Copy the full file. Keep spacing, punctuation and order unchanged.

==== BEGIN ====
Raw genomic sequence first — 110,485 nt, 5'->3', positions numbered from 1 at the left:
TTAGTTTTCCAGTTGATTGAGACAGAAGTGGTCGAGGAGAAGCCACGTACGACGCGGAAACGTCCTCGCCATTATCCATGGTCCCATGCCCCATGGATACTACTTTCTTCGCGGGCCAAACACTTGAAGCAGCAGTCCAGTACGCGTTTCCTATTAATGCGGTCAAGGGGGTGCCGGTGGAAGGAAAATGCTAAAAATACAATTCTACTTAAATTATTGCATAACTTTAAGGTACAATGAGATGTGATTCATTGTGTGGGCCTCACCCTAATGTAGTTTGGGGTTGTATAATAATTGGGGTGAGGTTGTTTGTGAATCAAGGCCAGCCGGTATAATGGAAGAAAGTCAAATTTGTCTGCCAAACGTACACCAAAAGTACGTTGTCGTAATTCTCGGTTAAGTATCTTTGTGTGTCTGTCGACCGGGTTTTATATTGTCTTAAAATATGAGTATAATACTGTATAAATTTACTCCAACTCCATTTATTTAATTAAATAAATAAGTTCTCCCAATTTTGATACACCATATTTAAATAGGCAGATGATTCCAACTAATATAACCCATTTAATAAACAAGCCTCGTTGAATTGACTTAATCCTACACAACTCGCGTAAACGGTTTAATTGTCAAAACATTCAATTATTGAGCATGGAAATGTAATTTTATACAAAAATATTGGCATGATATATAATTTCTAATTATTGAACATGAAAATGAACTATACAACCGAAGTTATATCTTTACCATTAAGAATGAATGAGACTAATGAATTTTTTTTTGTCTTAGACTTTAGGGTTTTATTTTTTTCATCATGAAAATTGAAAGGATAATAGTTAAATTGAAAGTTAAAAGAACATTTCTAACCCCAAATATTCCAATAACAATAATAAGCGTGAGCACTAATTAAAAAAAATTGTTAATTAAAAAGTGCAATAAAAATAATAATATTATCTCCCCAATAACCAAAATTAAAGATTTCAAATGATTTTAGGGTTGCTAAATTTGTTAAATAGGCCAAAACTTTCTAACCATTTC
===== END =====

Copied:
Raw genomic sequence first — 110,485 nt, 5'->3', positions numbered from 1 at the left:
TTAGTTTTCCAGTTGATTGAGACAGAAGTGGTCGAGGAGAAGCCACGTACGACGCGGAAACGTCCTCGCCATTATCCATGGTCCCATGCCCCATGGATACTACTTTCTTCGCGGGCCAAACACTTGAAGCAGCAGTCCAGTACGCGTTTCCTATTAATGCGGTCAAGGGGGTGCCGGTGGAAGGAAAATGCTAAAAATACAATTCTACTTAAATTATTGCATAACTTTAAGGTACAATGAGATGTGATTCATTGTGTGGGCCTCACCCTAATGTAGTTTGGGGTTGTATAATAATTGGGGTGAGGTTGTTTGTGAATCAAGGCCAGCCGGTATAATGGAAGAAAGTCAAATTTGTCTGCCAAACGTACACCAAAAGTACGTTGTCGTAATTCTCGGTTAAGTATCTTTGTGTGTCTGTCGACCGGGTTTTATATTGTCTTAAAATATGAGTATAATACTGTATAAATTTACTCCAACTCCATTTATTTAATTAAATAAATAAGTTCTCCCAATTTTGATACACCATATTTAAATAGGCAGATGATTCCAACTAATATAACCCATTTAATAAACAAGCCTCGTTGAATTGACTTAATCCTACACAACTCGCGTAAACGGTTTAATTGTCAAAACATTCAATTATTGAGCATGGAAATGTAATTTTATACAAAAATATTGGCATGATATATAATTTCTAATTATTGAACATGAAAATGAACTATACAACCGAAGTTATATCTTTACCATTAAGAATGAATGAGACTAATGAATTTTTTTTTGTCTTAGACTTTAGGGTTTTATTTTTTTCATCATGAAAATTGAAAGGATAATAGTTAAATTGAAAGTTAAAAGAACATTTCTAACCCCAAATATTCCAATAACAATAATAAGCGTGAGCACTAATTAAAAAAAATTGTTAATTAAAAAGTGCAATAAAAATAATAATATTATCTCCCCAATAACCAAAATTAAAGATTTCAAATGATTTTAGGGTTGCTAAATTTGTTAAATAGGCCAAAACTTTCTAACCATTTC